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The Soldier in later Medieval England

Source Information

Muster database

The nominal data currently available by searching the online database is drawn from the muster rolls surviving in The National Archives (TNA) in Exchequer Accounts Various (E101).  These are working documents that would probably have been drawn up in advance of a campaign, and then annotated at least once, during a formal muster at the port of embarkation.  They represent mainly overseas expeditions as per the sample summarised below.

The process of raising armies in England was highly bureaucratic and driven by the Exchequer with their obsession for accounting for monies being spent.  Forces were raised by indenture (a contract), which specified size, rank, length and location of service. The expeditionary force was subject then subject to muster and review.  Thus the muster rolls themselves are annotated with soldiers who have not turned up for service or who have not 'passed muster', deaths, promotions and replacements.  Presently this level of detail is not shown on the online database.

A sample of sources covered:

Land expeditions:


1370 (to France under Sir Robert Knolles): 1 roll, multiple retinues
1373 (to France under the duke of Lancaster): 3 rolls, 3 retinues
1375 (to Brittany under the earl of Cambridge and duke of Brittany): 1 roll, 1 retinue
1380-81 (to Brittany under the earl of Buckingham): 2 rolls, 4 retinues
1384 (to Scotland under the duke of Lancaster): 1 roll, 1 retinue (+ large sub-retinues)
1400 (to Scotland under Henry IV): 2 rolls, multiple retinues
1405 (to Wales, projected under Prince Henry): 1 roll, 1 retinue
1415 (to France under Henry V): 28 rolls, multiple retinues
1417 (to France under Humphrey, Duke of Gloucester): 1 roll, multiple retinues
1420 (to France under Henry V): 1 roll, multiple retinues
1421 (to France under Henry V): 1 roll, multiple retinues
1441 (to France under Duke Richard of York): 2 roll, multiple retinues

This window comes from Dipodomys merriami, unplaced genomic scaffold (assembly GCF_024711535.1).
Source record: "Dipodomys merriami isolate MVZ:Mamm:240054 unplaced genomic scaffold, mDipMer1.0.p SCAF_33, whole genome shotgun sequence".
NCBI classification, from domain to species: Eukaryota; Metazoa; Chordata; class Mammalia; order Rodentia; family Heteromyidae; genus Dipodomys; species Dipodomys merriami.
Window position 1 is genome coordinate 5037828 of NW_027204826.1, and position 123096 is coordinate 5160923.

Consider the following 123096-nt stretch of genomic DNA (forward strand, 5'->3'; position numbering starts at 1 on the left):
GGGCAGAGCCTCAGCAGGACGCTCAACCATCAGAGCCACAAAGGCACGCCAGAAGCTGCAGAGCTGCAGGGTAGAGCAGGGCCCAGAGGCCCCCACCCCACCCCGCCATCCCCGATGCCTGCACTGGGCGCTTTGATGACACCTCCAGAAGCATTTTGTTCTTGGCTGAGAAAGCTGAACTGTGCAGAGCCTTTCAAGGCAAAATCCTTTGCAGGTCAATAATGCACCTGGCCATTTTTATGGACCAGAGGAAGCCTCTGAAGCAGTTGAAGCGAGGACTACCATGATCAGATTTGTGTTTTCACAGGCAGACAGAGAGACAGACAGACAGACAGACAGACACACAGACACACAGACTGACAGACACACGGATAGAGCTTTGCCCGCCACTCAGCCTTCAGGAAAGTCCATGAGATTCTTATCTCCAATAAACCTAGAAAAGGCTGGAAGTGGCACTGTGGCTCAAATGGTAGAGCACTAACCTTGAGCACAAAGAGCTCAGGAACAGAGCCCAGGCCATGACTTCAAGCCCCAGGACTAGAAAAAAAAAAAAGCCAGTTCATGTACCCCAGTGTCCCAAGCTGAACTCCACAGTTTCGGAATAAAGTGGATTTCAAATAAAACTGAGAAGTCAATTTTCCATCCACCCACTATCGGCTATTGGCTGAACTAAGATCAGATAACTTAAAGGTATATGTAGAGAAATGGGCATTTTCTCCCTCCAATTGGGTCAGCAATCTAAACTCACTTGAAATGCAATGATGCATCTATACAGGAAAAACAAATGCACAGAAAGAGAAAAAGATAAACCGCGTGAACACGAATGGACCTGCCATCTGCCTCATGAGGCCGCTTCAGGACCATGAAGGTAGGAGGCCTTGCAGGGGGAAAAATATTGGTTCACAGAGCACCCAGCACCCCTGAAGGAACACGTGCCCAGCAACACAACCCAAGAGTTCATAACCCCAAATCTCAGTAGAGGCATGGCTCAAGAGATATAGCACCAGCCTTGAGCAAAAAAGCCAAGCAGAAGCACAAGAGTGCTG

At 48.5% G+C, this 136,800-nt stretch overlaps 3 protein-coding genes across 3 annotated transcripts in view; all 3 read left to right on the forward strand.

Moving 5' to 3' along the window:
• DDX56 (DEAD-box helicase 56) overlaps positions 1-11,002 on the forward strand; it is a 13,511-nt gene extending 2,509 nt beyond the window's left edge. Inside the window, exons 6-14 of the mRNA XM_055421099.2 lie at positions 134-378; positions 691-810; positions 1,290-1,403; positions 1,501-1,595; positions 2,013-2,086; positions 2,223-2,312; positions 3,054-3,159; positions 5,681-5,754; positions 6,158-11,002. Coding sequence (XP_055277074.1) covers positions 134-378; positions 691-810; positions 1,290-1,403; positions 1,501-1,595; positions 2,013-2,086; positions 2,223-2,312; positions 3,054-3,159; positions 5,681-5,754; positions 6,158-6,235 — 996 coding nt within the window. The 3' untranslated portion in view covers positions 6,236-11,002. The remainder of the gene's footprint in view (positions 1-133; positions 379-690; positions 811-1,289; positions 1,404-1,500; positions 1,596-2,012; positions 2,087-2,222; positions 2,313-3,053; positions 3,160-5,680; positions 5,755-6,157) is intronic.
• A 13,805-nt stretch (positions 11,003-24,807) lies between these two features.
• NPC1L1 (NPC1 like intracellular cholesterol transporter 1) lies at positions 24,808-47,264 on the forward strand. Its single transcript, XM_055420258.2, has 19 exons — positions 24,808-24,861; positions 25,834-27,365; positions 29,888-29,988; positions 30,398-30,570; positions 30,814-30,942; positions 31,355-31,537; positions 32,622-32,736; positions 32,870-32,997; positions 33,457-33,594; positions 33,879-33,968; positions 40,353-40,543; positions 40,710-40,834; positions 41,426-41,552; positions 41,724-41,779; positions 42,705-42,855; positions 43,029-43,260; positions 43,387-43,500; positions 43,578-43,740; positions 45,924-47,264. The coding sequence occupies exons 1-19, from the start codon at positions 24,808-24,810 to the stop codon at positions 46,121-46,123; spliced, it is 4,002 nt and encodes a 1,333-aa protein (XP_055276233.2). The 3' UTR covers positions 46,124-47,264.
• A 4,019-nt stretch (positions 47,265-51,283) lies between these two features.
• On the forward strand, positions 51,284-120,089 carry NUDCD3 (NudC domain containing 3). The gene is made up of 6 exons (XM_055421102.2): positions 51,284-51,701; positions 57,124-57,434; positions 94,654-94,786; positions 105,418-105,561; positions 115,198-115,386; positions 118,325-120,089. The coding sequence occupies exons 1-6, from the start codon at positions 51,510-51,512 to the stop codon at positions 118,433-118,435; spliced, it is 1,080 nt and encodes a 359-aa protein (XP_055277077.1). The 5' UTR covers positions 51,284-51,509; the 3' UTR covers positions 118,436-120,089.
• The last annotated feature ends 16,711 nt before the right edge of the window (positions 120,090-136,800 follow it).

1443 (to France under John, Duke of Somerset): 1 roll, multiple retinues
1449 (to France under Edmund, Duke of Somerset): 1 roll, multiple retinues

Naval expeditions:


1371 (under the earl of Hereford): 1 roll, 1 retinue
1372 (under Edward III): 16 rolls, 16 retinues
1373 (under the earl of Salisbury): 1 roll, 1 retinue
1374 (under Sir William de Neville + Sir Philip de Courtenay): 9 rolls, 9 retinues
1377-78 (under the earl of Buckingham): 7 rolls, 7 retinues
1378 (under the earl of Arundel and duke of Lancaster): 6 rolls, multiple retinues
1385 (under Sir Thomas Percy): 1 roll, 1 retinue
1387 (under the earl of Arundel): 2 rolls, multiple retinues
1388 (under the earl of Arundel): 1 roll, multiple retinues

1417 (under Sir Thomas Carew): 1 roll, multiple retinues
1418 (under the earl of Devon): 1 roll, 6 retinues

Protection database

This database contains letters of protection and powers of attorney granted and recorded on the Treaty (or French) Rolls (TNA C 76), Gascon rolls (TNA C61)  and Scottish Rolls (TNA C 71) for the years 1369-1453.  They represent a very different source to that available in the Muster roll database and should be treated with care.  They are both legal instruments that would be taken by soldiers, prior to undertaking military service.  However, they only demonstrate for the most part intention to serve, although protections were also sought by others going overseas or to Scotland, for instance in support of the armies as victuallers.  The letter of protection protected an individual from prosecution whilst serving overseas; and by a power of attorney an individual could appoint legal representatives to act on his behalf whilst absent.  For the reliability of this source for the campaigns of 1387-1388 see Adrian R Bell, War and the Soldier in the Fourteenth Century (Boydell, 2004), pp. 68-79; and for other discussion see Andrew Ayton, Knights and Warhorses: Military Service and the English Aristocracy under Edward III (Boydell, 1994), pp. 157-159 and Michael Prestwich, Armies and Warfare in the Middle Ages: The English Experience (New Haven, 1996), pp. 109-110.

 

 



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